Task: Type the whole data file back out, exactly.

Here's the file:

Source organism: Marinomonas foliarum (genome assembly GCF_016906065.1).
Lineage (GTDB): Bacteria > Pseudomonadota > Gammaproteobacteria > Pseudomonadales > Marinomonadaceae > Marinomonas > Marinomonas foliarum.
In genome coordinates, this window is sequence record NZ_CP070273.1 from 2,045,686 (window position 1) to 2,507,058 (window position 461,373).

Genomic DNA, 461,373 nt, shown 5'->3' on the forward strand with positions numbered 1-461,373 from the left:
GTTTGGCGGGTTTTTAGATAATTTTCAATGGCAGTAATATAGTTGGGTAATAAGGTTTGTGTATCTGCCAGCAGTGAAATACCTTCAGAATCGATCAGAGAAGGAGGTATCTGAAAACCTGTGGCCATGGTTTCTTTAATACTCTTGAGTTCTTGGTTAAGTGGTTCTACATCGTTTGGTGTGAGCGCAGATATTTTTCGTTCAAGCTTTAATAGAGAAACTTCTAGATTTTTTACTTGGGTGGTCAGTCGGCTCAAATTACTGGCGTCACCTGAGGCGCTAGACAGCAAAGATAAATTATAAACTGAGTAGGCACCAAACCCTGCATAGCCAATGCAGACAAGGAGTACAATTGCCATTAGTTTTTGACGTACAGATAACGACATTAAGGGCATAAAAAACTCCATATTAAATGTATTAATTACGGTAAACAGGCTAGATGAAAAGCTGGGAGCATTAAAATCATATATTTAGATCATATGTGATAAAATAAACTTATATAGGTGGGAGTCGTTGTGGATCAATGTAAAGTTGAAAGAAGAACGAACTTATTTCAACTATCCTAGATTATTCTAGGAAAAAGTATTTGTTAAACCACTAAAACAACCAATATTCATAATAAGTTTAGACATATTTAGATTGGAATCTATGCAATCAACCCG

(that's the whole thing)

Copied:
Source organism: Marinomonas foliarum (genome assembly GCF_016906065.1).
Lineage (GTDB): Bacteria > Pseudomonadota > Gammaproteobacteria > Pseudomonadales > Marinomonadaceae > Marinomonas > Marinomonas foliarum.
In genome coordinates, this window is sequence record NZ_CP070273.1 from 2,045,686 (window position 1) to 2,507,058 (window position 461,373).

Genomic DNA, 461,373 nt, shown 5'->3' on the forward strand with positions numbered 1-461,373 from the left:
GTTTGGCGGGTTTTTAGATAATTTTCAATGGCAGTAATATAGTTGGGTAATAAGGTTTGTGTATCTGCCAGCAGTGAAATACCTTCAGAATCGATCAGAGAAGGAGGTATCTGAAAACCTGTGGCCATGGTTTCTTTAATACTCTTGAGTTCTTGGTTAAGTGGTTCTACATCGTTTGGTGTGAGCGCAGATATTTTTCGTTCAAGCTTTAATAGAGAAACTTCTAGATTTTTTACTTGGGTGGTCAGTCGGCTCAAATTACTGGCGTCACCTGAGGCGCTAGACAGCAAAGATAAATTATAAACTGAGTAGGCACCAAACCCTGCATAGCCAATGCAGACAAGGAGTACAATTGCCATTAGTTTTTGACGTACAGATAACGACATTAAGGGCATAAAAAACTCCATATTAAATGTATTAATTACGGTAAACAGGCTAGATGAAAAGCTGGGAGCATTAAAATCATATATTTAGATCATATGTGATAAAATAAACTTATATAGGTGGGAGTCGTTGTGGATCAATGTAAAGTTGAAAGAAGAACGAACTTATTTCAACTATCCTAGATTATTCTAGGAAAAAGTATTTGTTAAACCACTAAAACAACCAATATTCATAATAAGTTTAGACATATTTAGATTGGAATCTATGCAATCAACCCG